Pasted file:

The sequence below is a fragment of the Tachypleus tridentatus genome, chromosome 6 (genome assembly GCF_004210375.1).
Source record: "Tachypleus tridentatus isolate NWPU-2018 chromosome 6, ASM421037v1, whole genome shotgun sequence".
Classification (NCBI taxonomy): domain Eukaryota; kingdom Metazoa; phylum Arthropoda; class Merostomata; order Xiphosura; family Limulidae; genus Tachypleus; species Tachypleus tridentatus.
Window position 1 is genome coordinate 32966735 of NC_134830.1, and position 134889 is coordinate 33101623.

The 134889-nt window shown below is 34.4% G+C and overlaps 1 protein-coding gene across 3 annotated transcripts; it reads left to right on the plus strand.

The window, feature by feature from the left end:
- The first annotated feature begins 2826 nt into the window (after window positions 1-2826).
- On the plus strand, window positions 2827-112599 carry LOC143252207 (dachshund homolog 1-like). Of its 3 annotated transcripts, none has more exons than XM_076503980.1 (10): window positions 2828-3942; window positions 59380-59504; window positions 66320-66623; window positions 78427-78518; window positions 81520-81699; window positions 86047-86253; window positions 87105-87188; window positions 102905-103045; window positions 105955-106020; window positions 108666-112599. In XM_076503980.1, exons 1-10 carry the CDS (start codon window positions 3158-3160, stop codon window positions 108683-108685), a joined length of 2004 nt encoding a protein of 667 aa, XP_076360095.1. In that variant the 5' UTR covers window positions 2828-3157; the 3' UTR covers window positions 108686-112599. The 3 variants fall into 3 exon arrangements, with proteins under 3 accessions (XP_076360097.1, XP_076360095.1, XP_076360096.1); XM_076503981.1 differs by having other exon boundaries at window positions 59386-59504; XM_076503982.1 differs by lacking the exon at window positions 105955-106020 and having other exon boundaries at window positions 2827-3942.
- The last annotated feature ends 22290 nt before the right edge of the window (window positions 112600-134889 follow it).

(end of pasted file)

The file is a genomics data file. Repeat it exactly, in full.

The sequence below is a fragment of the Tachypleus tridentatus genome, chromosome 6 (genome assembly GCF_004210375.1).
Source record: "Tachypleus tridentatus isolate NWPU-2018 chromosome 6, ASM421037v1, whole genome shotgun sequence".
Classification (NCBI taxonomy): domain Eukaryota; kingdom Metazoa; phylum Arthropoda; class Merostomata; order Xiphosura; family Limulidae; genus Tachypleus; species Tachypleus tridentatus.
Window position 1 is genome coordinate 32966735 of NC_134830.1, and position 134889 is coordinate 33101623.

The 134889-nt window shown below is 34.4% G+C and overlaps 1 protein-coding gene across 3 annotated transcripts; it reads left to right on the plus strand.

The window, feature by feature from the left end:
- The first annotated feature begins 2826 nt into the window (after window positions 1-2826).
- On the plus strand, window positions 2827-112599 carry LOC143252207 (dachshund homolog 1-like). Of its 3 annotated transcripts, none has more exons than XM_076503980.1 (10): window positions 2828-3942; window positions 59380-59504; window positions 66320-66623; window positions 78427-78518; window positions 81520-81699; window positions 86047-86253; window positions 87105-87188; window positions 102905-103045; window positions 105955-106020; window positions 108666-112599. In XM_076503980.1, exons 1-10 carry the CDS (start codon window positions 3158-3160, stop codon window positions 108683-108685), a joined length of 2004 nt encoding a protein of 667 aa, XP_076360095.1. In that variant the 5' UTR covers window positions 2828-3157; the 3' UTR covers window positions 108686-112599. The 3 variants fall into 3 exon arrangements, with proteins under 3 accessions (XP_076360097.1, XP_076360095.1, XP_076360096.1); XM_076503981.1 differs by having other exon boundaries at window positions 59386-59504; XM_076503982.1 differs by lacking the exon at window positions 105955-106020 and having other exon boundaries at window positions 2827-3942.
- The last annotated feature ends 22290 nt before the right edge of the window (window positions 112600-134889 follow it).